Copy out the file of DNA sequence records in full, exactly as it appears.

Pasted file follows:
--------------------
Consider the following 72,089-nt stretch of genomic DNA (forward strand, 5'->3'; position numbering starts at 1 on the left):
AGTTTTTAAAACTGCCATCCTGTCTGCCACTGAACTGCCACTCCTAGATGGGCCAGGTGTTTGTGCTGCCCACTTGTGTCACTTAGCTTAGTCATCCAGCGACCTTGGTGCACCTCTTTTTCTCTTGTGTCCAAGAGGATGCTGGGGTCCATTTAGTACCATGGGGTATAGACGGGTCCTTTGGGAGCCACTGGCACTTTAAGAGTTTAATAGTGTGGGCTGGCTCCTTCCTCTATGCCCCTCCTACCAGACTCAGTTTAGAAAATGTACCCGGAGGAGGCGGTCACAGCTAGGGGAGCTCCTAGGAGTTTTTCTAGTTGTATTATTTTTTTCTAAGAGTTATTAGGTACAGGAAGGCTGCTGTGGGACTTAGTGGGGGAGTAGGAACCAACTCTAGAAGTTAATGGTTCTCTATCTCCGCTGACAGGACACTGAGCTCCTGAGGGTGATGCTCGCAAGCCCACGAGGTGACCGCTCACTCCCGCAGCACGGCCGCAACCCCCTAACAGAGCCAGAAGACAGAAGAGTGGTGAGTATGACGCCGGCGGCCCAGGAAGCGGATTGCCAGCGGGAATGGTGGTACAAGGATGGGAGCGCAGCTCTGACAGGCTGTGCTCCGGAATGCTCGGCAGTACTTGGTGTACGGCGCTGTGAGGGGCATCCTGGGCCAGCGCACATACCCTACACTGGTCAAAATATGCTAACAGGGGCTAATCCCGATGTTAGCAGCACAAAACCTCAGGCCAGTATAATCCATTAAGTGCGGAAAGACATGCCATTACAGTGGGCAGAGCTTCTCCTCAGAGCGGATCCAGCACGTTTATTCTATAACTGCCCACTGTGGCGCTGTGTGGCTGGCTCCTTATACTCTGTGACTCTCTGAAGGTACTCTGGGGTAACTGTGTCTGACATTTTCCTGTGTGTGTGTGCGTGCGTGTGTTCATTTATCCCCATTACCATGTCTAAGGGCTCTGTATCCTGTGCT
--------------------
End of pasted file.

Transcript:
Consider the following 72,089-nt stretch of genomic DNA (forward strand, 5'->3'; position numbering starts at 1 on the left):
AGTTTTTAAAACTGCCATCCTGTCTGCCACTGAACTGCCACTCCTAGATGGGCCAGGTGTTTGTGCTGCCCACTTGTGTCACTTAGCTTAGTCATCCAGCGACCTTGGTGCACCTCTTTTTCTCTTGTGTCCAAGAGGATGCTGGGGTCCATTTAGTACCATGGGGTATAGACGGGTCCTTTGGGAGCCACTGGCACTTTAAGAGTTTAATAGTGTGGGCTGGCTCCTTCCTCTATGCCCCTCCTACCAGACTCAGTTTAGAAAATGTACCCGGAGGAGGCGGTCACAGCTAGGGGAGCTCCTAGGAGTTTTTCTAGTTGTATTATTTTTTTCTAAGAGTTATTAGGTACAGGAAGGCTGCTGTGGGACTTAGTGGGGGAGTAGGAACCAACTCTAGAAGTTAATGGTTCTCTATCTCCGCTGACAGGACACTGAGCTCCTGAGGGTGATGCTCGCAAGCCCACGAGGTGACCGCTCACTCCCGCAGCACGGCCGCAACCCCCTAACAGAGCCAGAAGACAGAAGAGTGGTGAGTATGACGCCGGCGGCCCAGGAAGCGGATTGCCAGCGGGAATGGTGGTACAAGGATGGGAGCGCAGCTCTGACAGGCTGTGCTCCGGAATGCTCGGCAGTACTTGGTGTACGGCGCTGTGAGGGGCATCCTGGGCCAGCGCACATACCCTACACTGGTCAAAATATGCTAACAGGGGCTAATCCCGATGTTAGCAGCACAAAACCTCAGGCCAGTATAATCCATTAAGTGCGGAAAGACATGCCATTACAGTGGGCAGAGCTTCTCCTCAGAGCGGATCCAGCACGTTTATTCTATAACTGCCCACTGTGGCGCTGTGTGGCTGGCTCCTTATACTCTGTGACTCTCTGAAGGTACTCTGGGGTAACTGTGTCTGACATTTTCCTGTGTGTGTGTGCGTGCGTGTGTTCATTTATCCCCATTACCATGTCTAAGGGCTCTGTATCCTGTGCT